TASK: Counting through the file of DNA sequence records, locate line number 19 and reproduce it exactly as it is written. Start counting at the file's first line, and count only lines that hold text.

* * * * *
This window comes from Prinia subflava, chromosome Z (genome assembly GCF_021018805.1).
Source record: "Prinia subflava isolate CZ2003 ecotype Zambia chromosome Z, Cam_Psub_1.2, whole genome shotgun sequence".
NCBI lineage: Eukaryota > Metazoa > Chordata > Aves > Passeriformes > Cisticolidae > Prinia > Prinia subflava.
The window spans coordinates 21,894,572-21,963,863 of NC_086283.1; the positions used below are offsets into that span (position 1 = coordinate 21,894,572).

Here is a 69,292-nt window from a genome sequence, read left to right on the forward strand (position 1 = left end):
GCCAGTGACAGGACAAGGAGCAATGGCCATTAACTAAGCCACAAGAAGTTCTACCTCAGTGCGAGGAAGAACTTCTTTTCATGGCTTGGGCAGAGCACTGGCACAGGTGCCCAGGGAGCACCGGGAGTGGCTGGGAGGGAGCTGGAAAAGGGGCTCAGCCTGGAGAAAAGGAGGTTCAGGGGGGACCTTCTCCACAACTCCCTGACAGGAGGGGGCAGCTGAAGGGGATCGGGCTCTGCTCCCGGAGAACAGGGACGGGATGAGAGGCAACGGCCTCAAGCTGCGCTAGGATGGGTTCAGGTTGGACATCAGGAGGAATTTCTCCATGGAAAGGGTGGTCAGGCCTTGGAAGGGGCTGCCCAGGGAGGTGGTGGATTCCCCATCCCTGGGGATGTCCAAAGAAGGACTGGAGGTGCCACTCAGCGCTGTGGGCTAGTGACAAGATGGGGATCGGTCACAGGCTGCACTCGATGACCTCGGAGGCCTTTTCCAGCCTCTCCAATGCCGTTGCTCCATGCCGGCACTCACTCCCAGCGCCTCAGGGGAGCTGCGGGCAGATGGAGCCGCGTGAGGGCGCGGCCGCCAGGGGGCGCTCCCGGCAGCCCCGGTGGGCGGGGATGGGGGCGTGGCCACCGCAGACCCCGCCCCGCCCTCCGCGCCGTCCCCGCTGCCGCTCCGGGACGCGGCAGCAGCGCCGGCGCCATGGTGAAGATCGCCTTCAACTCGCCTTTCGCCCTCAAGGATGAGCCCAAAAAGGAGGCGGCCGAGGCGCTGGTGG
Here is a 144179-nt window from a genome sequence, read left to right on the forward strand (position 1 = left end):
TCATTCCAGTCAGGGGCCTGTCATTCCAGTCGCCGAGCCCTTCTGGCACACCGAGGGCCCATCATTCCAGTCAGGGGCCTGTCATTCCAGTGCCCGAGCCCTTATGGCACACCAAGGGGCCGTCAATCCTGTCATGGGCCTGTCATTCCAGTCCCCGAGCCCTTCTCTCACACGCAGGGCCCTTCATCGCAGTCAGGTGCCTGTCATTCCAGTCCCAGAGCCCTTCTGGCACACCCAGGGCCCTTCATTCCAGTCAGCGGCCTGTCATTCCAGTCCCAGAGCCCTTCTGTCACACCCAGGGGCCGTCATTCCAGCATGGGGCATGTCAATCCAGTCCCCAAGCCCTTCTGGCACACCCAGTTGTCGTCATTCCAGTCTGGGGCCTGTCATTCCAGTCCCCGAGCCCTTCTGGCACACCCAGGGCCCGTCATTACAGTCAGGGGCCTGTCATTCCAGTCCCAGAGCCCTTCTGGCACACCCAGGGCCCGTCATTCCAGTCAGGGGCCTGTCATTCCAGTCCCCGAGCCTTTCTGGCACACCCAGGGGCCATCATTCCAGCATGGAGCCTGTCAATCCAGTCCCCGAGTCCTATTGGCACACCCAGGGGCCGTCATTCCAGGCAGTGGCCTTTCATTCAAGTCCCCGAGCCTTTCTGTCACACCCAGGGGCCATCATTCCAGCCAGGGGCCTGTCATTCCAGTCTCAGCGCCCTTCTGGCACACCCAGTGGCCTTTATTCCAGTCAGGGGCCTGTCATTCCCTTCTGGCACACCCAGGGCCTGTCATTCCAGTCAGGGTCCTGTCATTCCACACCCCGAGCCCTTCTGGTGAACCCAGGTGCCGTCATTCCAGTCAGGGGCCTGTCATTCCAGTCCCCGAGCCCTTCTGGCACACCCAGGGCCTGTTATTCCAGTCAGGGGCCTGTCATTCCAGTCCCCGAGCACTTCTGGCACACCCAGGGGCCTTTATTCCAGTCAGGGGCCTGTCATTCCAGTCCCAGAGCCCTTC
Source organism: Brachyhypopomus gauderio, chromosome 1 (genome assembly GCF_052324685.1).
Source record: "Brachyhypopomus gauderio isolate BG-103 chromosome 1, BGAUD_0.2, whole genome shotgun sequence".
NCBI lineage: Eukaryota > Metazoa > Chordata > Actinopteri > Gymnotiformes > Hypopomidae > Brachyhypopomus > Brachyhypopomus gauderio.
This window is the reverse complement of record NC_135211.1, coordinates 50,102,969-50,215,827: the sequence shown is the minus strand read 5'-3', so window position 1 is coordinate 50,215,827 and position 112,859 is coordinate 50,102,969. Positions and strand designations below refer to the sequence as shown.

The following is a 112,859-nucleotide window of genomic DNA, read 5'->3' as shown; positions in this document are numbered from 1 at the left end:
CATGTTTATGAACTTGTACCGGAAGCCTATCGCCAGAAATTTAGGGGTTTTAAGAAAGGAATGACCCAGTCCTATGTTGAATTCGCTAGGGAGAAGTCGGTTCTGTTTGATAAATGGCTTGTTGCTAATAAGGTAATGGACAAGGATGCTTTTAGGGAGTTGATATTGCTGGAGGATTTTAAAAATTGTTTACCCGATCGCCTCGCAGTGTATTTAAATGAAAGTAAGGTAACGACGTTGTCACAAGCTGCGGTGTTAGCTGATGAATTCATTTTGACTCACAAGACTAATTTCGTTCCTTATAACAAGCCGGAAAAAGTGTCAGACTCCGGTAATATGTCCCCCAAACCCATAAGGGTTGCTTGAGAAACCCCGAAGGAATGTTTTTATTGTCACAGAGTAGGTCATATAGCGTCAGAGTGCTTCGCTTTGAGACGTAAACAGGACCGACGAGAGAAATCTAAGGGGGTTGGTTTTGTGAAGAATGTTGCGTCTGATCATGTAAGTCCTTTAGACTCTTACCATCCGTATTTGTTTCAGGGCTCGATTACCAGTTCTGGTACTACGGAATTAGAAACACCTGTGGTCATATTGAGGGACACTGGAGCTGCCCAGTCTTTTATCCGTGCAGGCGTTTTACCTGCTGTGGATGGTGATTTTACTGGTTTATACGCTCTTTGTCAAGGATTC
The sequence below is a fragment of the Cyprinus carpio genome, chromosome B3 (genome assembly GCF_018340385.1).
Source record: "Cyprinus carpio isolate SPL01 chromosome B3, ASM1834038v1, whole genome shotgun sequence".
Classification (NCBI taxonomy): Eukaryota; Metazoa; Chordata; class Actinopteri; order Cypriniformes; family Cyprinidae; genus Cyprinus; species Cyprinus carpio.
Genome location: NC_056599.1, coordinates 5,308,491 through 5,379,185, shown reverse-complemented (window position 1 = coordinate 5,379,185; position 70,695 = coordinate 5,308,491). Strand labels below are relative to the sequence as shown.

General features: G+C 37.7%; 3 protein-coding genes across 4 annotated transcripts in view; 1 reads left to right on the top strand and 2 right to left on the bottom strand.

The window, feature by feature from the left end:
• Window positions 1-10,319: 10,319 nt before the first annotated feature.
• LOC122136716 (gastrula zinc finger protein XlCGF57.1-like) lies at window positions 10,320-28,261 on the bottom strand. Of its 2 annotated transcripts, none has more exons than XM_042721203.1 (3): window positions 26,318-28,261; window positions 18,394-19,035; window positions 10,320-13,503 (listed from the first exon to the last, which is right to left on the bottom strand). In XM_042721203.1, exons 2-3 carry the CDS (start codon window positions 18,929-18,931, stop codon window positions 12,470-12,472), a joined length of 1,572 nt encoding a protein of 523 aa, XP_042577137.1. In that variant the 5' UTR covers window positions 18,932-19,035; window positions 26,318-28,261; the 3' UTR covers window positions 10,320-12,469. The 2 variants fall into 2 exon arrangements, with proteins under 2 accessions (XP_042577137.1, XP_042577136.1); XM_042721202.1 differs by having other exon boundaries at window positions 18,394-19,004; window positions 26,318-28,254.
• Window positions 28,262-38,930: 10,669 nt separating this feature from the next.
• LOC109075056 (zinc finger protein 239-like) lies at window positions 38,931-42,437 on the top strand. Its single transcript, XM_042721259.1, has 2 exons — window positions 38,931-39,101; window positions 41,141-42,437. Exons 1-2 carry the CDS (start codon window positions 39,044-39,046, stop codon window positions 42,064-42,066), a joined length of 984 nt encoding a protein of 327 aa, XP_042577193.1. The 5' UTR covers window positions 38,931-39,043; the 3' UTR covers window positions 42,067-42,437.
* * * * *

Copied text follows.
General features: G+C 37.7%; 3 protein-coding genes across 4 annotated transcripts in view; 1 reads left to right on the top strand and 2 right to left on the bottom strand.